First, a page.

Thomas Atherton 1930 – 1949

The photograph is of Thomas Atherton’s grave, the 18 year old formerly of Blakelaw, Newcastle upon Tyne was a member of the 37th Field Squadron Royal Engineers, he is interred at Happy Valley Hong Kong. Read more…

In early 1840, the British Army had set a military camp in Happy Valley. However, the camp was later closed due to the increasing number of soldiers succumbing to malaria. The cause of malaria was unknown at the time and the soldiers apparently suffered a then-unknown fever. Early settlers had suggested the area to be used as a business centre, but the suggestion was put off due to the valley’s marshy environment, which was causing fatal diseases. The death rate in the area and Victoria City was high in the early colonial days, and the valley became a burial ground for the dead. As a result, the valley was renamed as Happy Valley, a common euphemism for cemeteries. In 1846, the British felt that the valleyed terrain was ideal for horse-racing, and thus cleared the paddy fields and developed the Happy Valley Racecourse. For this, the Wong Nai Chung river was recoursed to Bowrinton Canal, known as Ngo Keng Kan  locally, beside reclamation of Wan Chai. The canal is presently covered under Canal Road.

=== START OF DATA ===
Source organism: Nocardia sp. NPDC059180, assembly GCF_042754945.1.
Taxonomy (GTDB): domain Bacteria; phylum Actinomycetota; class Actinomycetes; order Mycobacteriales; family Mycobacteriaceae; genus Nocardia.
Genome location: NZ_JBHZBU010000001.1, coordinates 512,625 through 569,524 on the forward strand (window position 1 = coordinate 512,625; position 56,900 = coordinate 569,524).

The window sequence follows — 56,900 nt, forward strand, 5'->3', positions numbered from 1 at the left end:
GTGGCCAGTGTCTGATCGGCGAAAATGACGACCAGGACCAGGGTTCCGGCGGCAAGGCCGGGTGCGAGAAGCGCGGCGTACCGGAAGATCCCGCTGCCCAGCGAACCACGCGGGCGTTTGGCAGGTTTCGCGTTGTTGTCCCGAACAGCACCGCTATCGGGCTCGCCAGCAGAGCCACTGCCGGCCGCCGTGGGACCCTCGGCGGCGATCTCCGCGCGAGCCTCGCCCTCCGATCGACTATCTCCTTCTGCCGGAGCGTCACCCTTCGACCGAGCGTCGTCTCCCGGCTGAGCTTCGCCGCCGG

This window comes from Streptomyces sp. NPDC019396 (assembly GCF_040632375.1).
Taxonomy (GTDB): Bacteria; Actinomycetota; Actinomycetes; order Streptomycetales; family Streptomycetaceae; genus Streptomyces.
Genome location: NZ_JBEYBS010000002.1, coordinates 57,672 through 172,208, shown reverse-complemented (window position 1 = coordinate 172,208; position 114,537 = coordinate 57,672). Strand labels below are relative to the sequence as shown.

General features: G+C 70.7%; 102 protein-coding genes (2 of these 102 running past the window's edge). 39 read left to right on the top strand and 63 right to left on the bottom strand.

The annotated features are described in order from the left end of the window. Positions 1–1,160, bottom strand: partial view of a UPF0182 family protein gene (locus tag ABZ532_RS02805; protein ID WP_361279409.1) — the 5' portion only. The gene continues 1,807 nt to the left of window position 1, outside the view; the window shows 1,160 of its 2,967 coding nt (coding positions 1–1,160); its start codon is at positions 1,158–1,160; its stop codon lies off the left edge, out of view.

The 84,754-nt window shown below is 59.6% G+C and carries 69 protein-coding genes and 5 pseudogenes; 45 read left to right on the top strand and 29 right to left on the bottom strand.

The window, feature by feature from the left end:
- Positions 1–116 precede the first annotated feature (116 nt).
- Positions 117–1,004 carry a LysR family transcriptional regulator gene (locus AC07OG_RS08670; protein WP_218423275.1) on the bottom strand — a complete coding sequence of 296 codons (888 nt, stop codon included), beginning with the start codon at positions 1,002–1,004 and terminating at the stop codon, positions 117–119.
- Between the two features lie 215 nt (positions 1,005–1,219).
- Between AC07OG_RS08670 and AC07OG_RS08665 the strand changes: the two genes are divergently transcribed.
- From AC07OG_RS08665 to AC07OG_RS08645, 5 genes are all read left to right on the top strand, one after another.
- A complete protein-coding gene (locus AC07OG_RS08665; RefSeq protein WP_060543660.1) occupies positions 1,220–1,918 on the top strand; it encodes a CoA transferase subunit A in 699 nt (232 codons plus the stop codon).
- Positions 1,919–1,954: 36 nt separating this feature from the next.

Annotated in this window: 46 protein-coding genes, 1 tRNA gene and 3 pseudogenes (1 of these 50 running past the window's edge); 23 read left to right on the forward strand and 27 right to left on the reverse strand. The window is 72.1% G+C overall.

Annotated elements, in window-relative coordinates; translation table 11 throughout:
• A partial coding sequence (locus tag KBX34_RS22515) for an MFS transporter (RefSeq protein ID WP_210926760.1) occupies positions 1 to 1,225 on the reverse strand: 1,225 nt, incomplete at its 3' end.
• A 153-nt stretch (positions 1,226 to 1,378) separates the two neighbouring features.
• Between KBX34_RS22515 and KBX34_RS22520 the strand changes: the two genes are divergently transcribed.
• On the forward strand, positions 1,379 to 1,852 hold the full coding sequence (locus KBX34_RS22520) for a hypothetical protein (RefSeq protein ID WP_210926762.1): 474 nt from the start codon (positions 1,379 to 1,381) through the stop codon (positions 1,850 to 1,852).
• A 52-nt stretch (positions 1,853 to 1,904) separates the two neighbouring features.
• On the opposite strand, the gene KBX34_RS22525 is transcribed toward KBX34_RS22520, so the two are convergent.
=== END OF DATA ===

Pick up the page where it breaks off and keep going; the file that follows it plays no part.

In 1922, Hong Kong Sanatorium and Hospital located in Happy Valley started operation.

Happy Valley, Hong Kong. (2012, May 29). In Wikipedia, The Free Encyclopedia. Retrieved 07:25, June 9, 2012, from http://en.wikipedia.org/w/index.php?title=Happy_Valley,_Hong_Kong&oldid=494942019
This entry was posted in Memorials and tagged , , . Bookmark the permalink.

Leave a Reply using Twitter or Facebook